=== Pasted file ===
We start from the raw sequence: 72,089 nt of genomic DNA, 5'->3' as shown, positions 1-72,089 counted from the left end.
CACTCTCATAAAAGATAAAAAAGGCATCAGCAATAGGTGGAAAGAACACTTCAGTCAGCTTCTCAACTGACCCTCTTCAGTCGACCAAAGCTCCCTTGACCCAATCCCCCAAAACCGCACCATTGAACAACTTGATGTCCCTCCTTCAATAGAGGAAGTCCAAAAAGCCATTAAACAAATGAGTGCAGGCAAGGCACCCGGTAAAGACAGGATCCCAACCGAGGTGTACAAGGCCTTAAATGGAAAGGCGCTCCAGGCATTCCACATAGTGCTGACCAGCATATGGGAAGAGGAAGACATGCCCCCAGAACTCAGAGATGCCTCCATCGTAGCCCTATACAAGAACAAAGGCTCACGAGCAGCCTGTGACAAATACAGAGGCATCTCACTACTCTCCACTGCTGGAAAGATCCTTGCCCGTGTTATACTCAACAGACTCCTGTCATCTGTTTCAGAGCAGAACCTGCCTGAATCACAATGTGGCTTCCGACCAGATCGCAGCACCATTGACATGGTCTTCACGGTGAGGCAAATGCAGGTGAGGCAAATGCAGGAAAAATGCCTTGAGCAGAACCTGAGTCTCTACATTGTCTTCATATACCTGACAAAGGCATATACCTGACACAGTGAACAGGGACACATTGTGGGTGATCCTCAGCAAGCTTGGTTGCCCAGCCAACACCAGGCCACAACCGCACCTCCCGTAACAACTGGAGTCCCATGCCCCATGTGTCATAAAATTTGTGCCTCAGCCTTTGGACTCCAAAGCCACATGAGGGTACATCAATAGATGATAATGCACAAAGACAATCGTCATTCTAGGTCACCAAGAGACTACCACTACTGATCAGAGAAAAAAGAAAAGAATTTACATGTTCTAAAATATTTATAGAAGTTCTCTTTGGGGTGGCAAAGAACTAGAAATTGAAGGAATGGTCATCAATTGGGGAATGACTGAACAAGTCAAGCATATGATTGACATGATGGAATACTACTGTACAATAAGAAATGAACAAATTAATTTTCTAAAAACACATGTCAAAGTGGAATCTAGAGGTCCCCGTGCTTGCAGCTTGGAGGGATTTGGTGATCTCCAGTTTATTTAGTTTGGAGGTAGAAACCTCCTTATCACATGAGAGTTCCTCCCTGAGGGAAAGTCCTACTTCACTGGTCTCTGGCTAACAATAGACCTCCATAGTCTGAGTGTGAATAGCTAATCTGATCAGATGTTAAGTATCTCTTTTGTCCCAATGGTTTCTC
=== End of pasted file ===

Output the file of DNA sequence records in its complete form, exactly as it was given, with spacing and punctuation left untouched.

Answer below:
We start from the raw sequence: 72,089 nt of genomic DNA, 5'->3' as shown, positions 1-72,089 counted from the left end.
CACTCTCATAAAAGATAAAAAAGGCATCAGCAATAGGTGGAAAGAACACTTCAGTCAGCTTCTCAACTGACCCTCTTCAGTCGACCAAAGCTCCCTTGACCCAATCCCCCAAAACCGCACCATTGAACAACTTGATGTCCCTCCTTCAATAGAGGAAGTCCAAAAAGCCATTAAACAAATGAGTGCAGGCAAGGCACCCGGTAAAGACAGGATCCCAACCGAGGTGTACAAGGCCTTAAATGGAAAGGCGCTCCAGGCATTCCACATAGTGCTGACCAGCATATGGGAAGAGGAAGACATGCCCCCAGAACTCAGAGATGCCTCCATCGTAGCCCTATACAAGAACAAAGGCTCACGAGCAGCCTGTGACAAATACAGAGGCATCTCACTACTCTCCACTGCTGGAAAGATCCTTGCCCGTGTTATACTCAACAGACTCCTGTCATCTGTTTCAGAGCAGAACCTGCCTGAATCACAATGTGGCTTCCGACCAGATCGCAGCACCATTGACATGGTCTTCACGGTGAGGCAAATGCAGGTGAGGCAAATGCAGGAAAAATGCCTTGAGCAGAACCTGAGTCTCTACATTGTCTTCATATACCTGACAAAGGCATATACCTGACACAGTGAACAGGGACACATTGTGGGTGATCCTCAGCAAGCTTGGTTGCCCAGCCAACACCAGGCCACAACCGCACCTCCCGTAACAACTGGAGTCCCATGCCCCATGTGTCATAAAATTTGTGCCTCAGCCTTTGGACTCCAAAGCCACATGAGGGTACATCAATAGATGATAATGCACAAAGACAATCGTCATTCTAGGTCACCAAGAGACTACCACTACTGATCAGAGAAAAAAGAAAAGAATTTACATGTTCTAAAATATTTATAGAAGTTCTCTTTGGGGTGGCAAAGAACTAGAAATTGAAGGAATGGTCATCAATTGGGGAATGACTGAACAAGTCAAGCATATGATTGACATGATGGAATACTACTGTACAATAAGAAATGAACAAATTAATTTTCTAAAAACACATGTCAAAGTGGAATCTAGAGGTCCCCGTGCTTGCAGCTTGGAGGGATTTGGTGATCTCCAGTTTATTTAGTTTGGAGGTAGAAACCTCCTTATCACATGAGAGTTCCTCCCTGAGGGAAAGTCCTACTTCACTGGTCTCTGGCTAACAATAGACCTCCATAGTCTGAGTGTGAATAGCTAATCTGATCAGATGTTAAGTATCTCTTTTGTCCCAATGGTTTCTC